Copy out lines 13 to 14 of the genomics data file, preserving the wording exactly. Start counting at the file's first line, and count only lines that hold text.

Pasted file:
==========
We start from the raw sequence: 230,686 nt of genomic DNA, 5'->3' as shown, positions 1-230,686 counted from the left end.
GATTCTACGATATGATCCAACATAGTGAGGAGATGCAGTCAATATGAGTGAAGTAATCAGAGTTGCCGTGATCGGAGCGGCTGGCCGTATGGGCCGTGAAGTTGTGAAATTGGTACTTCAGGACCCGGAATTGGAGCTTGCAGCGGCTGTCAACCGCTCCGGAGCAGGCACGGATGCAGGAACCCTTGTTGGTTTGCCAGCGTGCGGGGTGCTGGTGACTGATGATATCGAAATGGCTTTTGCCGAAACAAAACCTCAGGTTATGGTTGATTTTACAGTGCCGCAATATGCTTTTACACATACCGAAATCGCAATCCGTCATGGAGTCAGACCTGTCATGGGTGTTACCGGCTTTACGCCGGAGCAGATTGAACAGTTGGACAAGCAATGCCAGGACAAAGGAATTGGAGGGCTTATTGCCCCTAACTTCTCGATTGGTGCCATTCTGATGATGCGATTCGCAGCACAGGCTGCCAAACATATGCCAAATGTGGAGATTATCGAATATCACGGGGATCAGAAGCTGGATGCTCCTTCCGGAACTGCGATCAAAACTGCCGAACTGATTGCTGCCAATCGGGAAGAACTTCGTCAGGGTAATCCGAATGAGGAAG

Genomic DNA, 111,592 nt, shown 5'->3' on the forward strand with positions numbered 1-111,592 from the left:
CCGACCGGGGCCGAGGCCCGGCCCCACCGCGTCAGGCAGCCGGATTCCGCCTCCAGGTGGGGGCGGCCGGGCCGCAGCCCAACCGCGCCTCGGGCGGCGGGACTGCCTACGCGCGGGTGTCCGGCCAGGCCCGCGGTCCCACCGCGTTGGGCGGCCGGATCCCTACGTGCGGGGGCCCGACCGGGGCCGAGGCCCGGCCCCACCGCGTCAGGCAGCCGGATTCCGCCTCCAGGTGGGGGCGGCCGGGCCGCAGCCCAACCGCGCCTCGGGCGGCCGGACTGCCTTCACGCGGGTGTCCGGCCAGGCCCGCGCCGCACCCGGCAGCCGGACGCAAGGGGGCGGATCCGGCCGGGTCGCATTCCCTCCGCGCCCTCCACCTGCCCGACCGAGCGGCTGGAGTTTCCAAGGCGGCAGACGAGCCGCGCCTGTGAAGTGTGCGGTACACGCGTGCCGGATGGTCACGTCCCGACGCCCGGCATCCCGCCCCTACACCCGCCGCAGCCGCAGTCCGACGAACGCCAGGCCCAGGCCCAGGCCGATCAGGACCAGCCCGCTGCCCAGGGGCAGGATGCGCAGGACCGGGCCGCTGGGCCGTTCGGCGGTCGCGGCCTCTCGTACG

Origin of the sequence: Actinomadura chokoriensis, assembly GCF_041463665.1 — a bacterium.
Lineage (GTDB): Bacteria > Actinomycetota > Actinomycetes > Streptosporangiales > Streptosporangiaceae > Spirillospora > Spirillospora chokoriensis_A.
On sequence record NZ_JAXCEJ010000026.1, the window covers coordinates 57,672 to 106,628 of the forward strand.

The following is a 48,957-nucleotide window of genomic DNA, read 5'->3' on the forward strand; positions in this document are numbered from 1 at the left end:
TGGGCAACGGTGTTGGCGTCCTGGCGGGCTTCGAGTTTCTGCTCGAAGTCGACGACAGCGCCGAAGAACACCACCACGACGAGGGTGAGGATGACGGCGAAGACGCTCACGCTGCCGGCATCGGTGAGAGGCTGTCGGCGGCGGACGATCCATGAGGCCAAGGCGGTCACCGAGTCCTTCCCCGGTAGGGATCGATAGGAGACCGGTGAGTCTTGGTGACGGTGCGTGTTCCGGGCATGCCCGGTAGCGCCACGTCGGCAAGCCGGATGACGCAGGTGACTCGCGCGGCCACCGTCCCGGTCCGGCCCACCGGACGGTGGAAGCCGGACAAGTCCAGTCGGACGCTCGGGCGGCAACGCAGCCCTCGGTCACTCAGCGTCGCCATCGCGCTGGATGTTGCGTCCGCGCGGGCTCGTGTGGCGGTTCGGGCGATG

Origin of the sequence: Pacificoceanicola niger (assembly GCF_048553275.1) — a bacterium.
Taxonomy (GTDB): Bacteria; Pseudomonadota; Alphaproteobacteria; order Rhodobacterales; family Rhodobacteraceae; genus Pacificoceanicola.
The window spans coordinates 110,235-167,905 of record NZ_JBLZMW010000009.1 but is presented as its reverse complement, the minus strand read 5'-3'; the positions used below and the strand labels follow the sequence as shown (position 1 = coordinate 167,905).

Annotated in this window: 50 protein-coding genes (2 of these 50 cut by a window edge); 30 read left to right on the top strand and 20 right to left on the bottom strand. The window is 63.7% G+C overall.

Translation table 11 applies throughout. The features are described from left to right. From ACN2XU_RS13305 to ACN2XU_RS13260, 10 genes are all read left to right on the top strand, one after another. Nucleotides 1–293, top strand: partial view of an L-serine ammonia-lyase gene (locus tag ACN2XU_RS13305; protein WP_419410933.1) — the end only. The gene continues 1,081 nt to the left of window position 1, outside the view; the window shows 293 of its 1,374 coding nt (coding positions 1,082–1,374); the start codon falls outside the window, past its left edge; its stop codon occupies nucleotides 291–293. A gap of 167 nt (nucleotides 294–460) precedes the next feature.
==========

Annotated in this window: 50 protein-coding genes (2 of these 50 cut by a window edge); 30 read left to right on the top strand and 20 right to left on the bottom strand. The window is 63.7% G+C overall.

Translation table 11 applies throughout. The features are described from left to right. From ACN2XU_RS13305 to ACN2XU_RS13260, 10 genes are all read left to right on the top strand, one after another. Nucleotides 1–293, top strand: partial view of an L-serine ammonia-lyase gene (locus tag ACN2XU_RS13305; protein WP_419410933.1) — the end only. The gene continues 1,081 nt to the left of window position 1, outside the view; the window shows 293 of its 1,374 coding nt (coding positions 1,082–1,374); the start codon falls outside the window, past its left edge; its stop codon occupies nucleotides 291–293. A gap of 167 nt (nucleotides 294–460) precedes the next feature.